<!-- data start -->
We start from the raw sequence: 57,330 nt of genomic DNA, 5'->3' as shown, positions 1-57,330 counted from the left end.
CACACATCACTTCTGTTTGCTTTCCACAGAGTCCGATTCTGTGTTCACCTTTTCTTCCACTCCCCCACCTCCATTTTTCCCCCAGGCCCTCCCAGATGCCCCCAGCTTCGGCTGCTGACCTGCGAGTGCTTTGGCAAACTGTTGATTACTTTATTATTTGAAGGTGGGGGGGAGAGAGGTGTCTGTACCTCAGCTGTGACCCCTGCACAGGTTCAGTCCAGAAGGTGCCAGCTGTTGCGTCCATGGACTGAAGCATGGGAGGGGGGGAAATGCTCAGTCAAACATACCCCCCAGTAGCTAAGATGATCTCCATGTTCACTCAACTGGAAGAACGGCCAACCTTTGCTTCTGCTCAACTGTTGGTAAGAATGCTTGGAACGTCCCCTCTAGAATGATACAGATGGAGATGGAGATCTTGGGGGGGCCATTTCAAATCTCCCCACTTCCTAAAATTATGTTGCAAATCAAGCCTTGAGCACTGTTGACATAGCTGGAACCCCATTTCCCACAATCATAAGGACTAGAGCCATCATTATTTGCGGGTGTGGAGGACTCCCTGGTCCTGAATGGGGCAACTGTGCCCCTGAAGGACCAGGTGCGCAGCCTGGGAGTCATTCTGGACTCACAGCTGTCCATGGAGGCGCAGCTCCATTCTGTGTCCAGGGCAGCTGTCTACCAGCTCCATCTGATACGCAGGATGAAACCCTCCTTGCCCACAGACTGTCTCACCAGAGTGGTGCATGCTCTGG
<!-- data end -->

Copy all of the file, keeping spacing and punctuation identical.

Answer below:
We start from the raw sequence: 57,330 nt of genomic DNA, 5'->3' as shown, positions 1-57,330 counted from the left end.
CACACATCACTTCTGTTTGCTTTCCACAGAGTCCGATTCTGTGTTCACCTTTTCTTCCACTCCCCCACCTCCATTTTTCCCCCAGGCCCTCCCAGATGCCCCCAGCTTCGGCTGCTGACCTGCGAGTGCTTTGGCAAACTGTTGATTACTTTATTATTTGAAGGTGGGGGGGAGAGAGGTGTCTGTACCTCAGCTGTGACCCCTGCACAGGTTCAGTCCAGAAGGTGCCAGCTGTTGCGTCCATGGACTGAAGCATGGGAGGGGGGGAAATGCTCAGTCAAACATACCCCCCAGTAGCTAAGATGATCTCCATGTTCACTCAACTGGAAGAACGGCCAACCTTTGCTTCTGCTCAACTGTTGGTAAGAATGCTTGGAACGTCCCCTCTAGAATGATACAGATGGAGATGGAGATCTTGGGGGGGCCATTTCAAATCTCCCCACTTCCTAAAATTATGTTGCAAATCAAGCCTTGAGCACTGTTGACATAGCTGGAACCCCATTTCCCACAATCATAAGGACTAGAGCCATCATTATTTGCGGGTGTGGAGGACTCCCTGGTCCTGAATGGGGCAACTGTGCCCCTGAAGGACCAGGTGCGCAGCCTGGGAGTCATTCTGGACTCACAGCTGTCCATGGAGGCGCAGCTCCATTCTGTGTCCAGGGCAGCTGTCTACCAGCTCCATCTGATACGCAGGATGAAACCCTCCTTGCCCACAGACTGTCTCACCAGAGTGGTGCATGCTCTGG